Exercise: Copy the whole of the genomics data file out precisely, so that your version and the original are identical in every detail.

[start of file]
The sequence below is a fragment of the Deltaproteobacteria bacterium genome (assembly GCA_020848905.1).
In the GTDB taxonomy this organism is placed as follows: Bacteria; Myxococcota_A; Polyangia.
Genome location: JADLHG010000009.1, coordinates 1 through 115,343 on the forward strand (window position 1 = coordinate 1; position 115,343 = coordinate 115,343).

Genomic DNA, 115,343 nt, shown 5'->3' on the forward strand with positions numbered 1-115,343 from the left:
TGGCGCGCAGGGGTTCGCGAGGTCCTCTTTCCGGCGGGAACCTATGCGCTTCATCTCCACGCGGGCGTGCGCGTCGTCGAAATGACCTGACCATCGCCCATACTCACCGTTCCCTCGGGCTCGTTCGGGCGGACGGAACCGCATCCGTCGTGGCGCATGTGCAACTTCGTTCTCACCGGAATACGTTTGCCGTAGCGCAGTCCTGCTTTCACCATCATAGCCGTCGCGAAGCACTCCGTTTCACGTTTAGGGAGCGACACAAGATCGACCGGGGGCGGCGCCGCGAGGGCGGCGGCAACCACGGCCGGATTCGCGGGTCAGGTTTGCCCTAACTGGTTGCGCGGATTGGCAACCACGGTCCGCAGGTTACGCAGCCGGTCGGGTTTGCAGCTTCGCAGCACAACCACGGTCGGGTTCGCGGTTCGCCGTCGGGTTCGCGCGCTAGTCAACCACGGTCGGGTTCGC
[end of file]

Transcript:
The sequence below is a fragment of the Deltaproteobacteria bacterium genome (assembly GCA_020848905.1).
In the GTDB taxonomy this organism is placed as follows: Bacteria; Myxococcota_A; Polyangia.
Genome location: JADLHG010000009.1, coordinates 1 through 115,343 on the forward strand (window position 1 = coordinate 1; position 115,343 = coordinate 115,343).

Genomic DNA, 115,343 nt, shown 5'->3' on the forward strand with positions numbered 1-115,343 from the left:
TGGCGCGCAGGGGTTCGCGAGGTCCTCTTTCCGGCGGGAACCTATGCGCTTCATCTCCACGCGGGCGTGCGCGTCGTCGAAATGACCTGACCATCGCCCATACTCACCGTTCCCTCGGGCTCGTTCGGGCGGACGGAACCGCATCCGTCGTGGCGCATGTGCAACTTCGTTCTCACCGGAATACGTTTGCCGTAGCGCAGTCCTGCTTTCACCATCATAGCCGTCGCGAAGCACTCCGTTTCACGTTTAGGGAGCGACACAAGATCGACCGGGGGCGGCGCCGCGAGGGCGGCGGCAACCACGGCCGGATTCGCGGGTCAGGTTTGCCCTAACTGGTTGCGCGGATTGGCAACCACGGTCCGCAGGTTACGCAGCCGGTCGGGTTTGCAGCTTCGCAGCACAACCACGGTCGGGTTCGCGGTTCGCCGTCGGGTTCGCGCGCTAGTCAACCACGGTCGGGTTCGC